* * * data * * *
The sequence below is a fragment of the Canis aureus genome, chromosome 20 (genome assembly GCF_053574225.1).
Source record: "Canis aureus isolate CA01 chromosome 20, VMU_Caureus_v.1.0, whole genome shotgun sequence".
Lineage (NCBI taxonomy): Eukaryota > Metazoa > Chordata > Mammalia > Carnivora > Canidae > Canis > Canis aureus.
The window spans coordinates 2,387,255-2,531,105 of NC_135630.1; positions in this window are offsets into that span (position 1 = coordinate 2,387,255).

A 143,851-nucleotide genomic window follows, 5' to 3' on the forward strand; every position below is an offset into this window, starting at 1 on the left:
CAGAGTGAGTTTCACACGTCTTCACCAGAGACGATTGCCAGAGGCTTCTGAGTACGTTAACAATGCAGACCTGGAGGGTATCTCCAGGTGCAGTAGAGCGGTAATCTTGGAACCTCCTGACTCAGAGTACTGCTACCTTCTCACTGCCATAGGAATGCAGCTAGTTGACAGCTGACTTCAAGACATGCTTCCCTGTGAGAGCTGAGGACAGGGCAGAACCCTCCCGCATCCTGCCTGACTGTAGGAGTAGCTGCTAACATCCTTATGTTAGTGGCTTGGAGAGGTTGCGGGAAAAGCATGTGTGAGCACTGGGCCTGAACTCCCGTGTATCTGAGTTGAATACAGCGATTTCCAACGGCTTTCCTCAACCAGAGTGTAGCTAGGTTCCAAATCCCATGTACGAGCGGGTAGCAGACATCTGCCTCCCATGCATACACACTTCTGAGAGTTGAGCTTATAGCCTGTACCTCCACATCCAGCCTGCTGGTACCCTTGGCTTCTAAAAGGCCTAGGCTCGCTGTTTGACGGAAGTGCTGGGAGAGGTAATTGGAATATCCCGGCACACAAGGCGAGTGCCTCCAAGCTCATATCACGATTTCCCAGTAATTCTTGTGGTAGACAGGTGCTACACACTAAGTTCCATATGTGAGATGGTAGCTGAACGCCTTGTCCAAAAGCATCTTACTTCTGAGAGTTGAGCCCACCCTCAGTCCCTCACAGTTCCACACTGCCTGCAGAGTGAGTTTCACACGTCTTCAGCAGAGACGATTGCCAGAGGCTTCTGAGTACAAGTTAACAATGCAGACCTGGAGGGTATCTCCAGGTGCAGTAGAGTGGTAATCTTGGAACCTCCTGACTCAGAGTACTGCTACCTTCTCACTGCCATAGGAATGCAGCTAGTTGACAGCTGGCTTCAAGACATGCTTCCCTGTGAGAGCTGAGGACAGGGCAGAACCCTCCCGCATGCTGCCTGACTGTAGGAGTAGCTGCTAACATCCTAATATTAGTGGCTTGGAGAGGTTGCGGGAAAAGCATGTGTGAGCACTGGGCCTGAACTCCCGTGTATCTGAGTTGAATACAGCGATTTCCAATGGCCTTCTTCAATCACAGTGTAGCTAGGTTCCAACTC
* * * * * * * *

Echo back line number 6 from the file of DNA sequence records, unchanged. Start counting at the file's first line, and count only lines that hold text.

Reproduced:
CAGAGTGAGTTTCACACGTCTTCACCAGAGACGATTGCCAGAGGCTTCTGAGTACGTTAACAATGCAGACCTGGAGGGTATCTCCAGGTGCAGTAGAGCGGTAATCTTGGAACCTCCTGACTCAGAGTACTGCTACCTTCTCACTGCCATAGGAATGCAGCTAGTTGACAGCTGACTTCAAGACATGCTTCCCTGTGAGAGCTGAGGACAGGGCAGAACCCTCCCGCATCCTGCCTGACTGTAGGAGTAGCTGCTAACATCCTTATGTTAGTGGCTTGGAGAGGTTGCGGGAAAAGCATGTGTGAGCACTGGGCCTGAACTCCCGTGTATCTGAGTTGAATACAGCGATTTCCAACGGCTTTCCTCAACCAGAGTGTAGCTAGGTTCCAAATCCCATGTACGAGCGGGTAGCAGACATCTGCCTCCCATGCATACACACTTCTGAGAGTTGAGCTTATAGCCTGTACCTCCACATCCAGCCTGCTGGTACCCTTGGCTTCTAAAAGGCCTAGGCTCGCTGTTTGACGGAAGTGCTGGGAGAGGTAATTGGAATATCCCGGCACACAAGGCGAGTGCCTCCAAGCTCATATCACGATTTCCCAGTAATTCTTGTGGTAGACAGGTGCTACACACTAAGTTCCATATGTGAGATGGTAGCTGAACGCCTTGTCCAAAAGCATCTTACTTCTGAGAGTTGAGCCCACCCTCAGTCCCTCACAGTTCCACACTGCCTGCAGAGTGAGTTTCACACGTCTTCAGCAGAGACGATTGCCAGAGGCTTCTGAGTACAAGTTAACAATGCAGACCTGGAGGGTATCTCCAGGTGCAGTAGAGTGGTAATCTTGGAACCTCCTGACTCAGAGTACTGCTACCTTCTCACTGCCATAGGAATGCAGCTAGTTGACAGCTGGCTTCAAGACATGCTTCCCTGTGAGAGCTGAGGACAGGGCAGAACCCTCCCGCATGCTGCCTGACTGTAGGAGTAGCTGCTAACATCCTAATATTAGTGGCTTGGAGAGGTTGCGGGAAAAGCATGTGTGAGCACTGGGCCTGAACTCCCGTGTATCTGAGTTGAATACAGCGATTTCCAATGGCCTTCTTCAATCACAGTGTAGCTAGGTTCCAACTC